In this boisterous exploration of naughtiness, Shannon (How Georgie Radbourne Saved Baseball) lobs one visual zinger after another as David, a little dickens, careens from one unruly deed to the next?coloring on the walls, tracking mud all over the carpet, jumping on the bed in red cowboy boots. Meanwhile, all those timeless childhood phrases echo in the background: "Come back here!" "Be quiet!" "Not in the house, David!" and most vigorously?"No!" Shannon's pen whisks over the double-page spreads in a flurry of energy, as he gains perspective on an image of a bare-bottomed David cavorting down a quiet suburban street or closes in on the boy's face as he inserts a finger into his triangle nose, his button eyes tense with concentration, and perfectly round head looming larger than the pages. While Shannon gives David the purposeful look of a child's crude drawings, his background settings (the kitchen sideboard, a toy-littered TV room) are fully rendered, effectively evoking the boy's sense of displacement. This dead-on take on childhood shenanigans ends on a high note, with the penitent David (he broke a vase with a baseball) enfolded in his mother's arms as she assures him, "Yes, David, I love you." Readers won't be able to resist taking a walk on the wild side with this little rascal, and may only secretly acknowledge how much of him they recognize in themselves. Ages 2-up.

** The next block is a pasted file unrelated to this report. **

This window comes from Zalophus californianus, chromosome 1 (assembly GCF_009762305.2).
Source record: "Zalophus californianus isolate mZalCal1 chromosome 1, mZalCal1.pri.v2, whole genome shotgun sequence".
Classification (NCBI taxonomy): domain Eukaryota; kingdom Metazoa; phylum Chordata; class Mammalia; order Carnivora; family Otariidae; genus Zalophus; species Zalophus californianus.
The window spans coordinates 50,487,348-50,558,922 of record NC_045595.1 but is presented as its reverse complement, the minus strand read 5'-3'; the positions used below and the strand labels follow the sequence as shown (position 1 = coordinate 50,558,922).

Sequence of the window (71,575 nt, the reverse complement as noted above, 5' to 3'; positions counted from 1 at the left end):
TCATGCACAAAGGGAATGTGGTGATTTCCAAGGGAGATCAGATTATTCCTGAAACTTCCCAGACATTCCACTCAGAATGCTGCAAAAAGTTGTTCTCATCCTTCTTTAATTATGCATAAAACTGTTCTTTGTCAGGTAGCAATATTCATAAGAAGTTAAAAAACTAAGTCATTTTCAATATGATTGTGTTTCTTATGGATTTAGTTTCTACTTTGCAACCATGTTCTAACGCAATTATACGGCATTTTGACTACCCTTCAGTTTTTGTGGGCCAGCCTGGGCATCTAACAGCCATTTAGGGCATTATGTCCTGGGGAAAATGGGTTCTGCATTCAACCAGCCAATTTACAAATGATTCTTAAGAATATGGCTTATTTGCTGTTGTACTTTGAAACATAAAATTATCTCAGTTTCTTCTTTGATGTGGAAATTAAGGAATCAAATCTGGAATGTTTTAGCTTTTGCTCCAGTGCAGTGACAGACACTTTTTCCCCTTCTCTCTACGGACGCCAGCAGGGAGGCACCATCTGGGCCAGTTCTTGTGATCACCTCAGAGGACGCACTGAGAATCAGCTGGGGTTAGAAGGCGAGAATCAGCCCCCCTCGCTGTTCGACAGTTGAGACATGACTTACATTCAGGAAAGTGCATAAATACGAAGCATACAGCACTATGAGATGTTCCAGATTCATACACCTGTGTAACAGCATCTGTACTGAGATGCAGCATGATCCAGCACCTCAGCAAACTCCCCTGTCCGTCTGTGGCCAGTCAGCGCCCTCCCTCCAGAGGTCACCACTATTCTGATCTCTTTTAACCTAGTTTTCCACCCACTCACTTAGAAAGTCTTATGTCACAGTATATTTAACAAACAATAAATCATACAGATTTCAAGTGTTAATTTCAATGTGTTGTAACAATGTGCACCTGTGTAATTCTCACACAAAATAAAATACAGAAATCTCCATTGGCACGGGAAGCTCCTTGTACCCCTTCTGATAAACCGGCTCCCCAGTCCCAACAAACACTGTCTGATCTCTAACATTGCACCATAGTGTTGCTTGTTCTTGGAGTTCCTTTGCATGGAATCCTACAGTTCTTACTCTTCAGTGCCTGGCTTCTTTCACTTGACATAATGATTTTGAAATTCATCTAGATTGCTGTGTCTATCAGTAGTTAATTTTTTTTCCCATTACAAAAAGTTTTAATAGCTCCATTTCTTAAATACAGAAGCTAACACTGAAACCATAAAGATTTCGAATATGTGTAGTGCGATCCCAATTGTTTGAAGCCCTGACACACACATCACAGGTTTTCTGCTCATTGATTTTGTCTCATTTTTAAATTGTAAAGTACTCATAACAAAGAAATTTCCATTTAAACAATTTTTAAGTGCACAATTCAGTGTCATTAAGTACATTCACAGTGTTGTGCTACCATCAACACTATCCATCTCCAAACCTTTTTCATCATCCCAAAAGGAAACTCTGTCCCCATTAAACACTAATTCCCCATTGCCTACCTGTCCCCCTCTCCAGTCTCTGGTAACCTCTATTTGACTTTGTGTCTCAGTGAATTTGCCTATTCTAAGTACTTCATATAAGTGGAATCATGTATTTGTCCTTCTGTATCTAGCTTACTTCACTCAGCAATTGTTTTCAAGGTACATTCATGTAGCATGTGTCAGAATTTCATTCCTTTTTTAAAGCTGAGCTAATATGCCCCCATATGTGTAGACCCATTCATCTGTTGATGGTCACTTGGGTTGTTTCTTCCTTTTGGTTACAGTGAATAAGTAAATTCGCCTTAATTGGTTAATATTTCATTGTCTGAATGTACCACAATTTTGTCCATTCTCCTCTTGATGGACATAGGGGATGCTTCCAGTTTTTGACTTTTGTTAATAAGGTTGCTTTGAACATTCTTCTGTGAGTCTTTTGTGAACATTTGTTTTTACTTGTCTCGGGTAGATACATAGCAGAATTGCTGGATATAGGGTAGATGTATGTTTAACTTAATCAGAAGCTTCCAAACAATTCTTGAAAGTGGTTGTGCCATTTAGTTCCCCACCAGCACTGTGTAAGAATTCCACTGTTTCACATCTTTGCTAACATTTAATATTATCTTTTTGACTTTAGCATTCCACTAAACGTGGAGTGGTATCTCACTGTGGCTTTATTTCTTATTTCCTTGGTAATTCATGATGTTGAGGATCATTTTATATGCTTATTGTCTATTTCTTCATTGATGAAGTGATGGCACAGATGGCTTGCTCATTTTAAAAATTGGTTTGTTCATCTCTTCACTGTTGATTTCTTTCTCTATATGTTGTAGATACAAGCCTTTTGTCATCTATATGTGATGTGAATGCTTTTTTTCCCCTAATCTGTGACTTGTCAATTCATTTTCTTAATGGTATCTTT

Copyright 1998 Reed Business Information, Inc.

Customer Reviews

Both my 2 year old and 3 year old daughters love this book!
L. Fine
The story is very simple but it is exciting to read and the illustrations are hillarious!
My boyfriends daughter loved this book the first time I read it to her.

Most Helpful Customer Reviews

56 of 56 people found the following review helpful By Deborah D Gossell on February 6, 2001
Format: Hardcover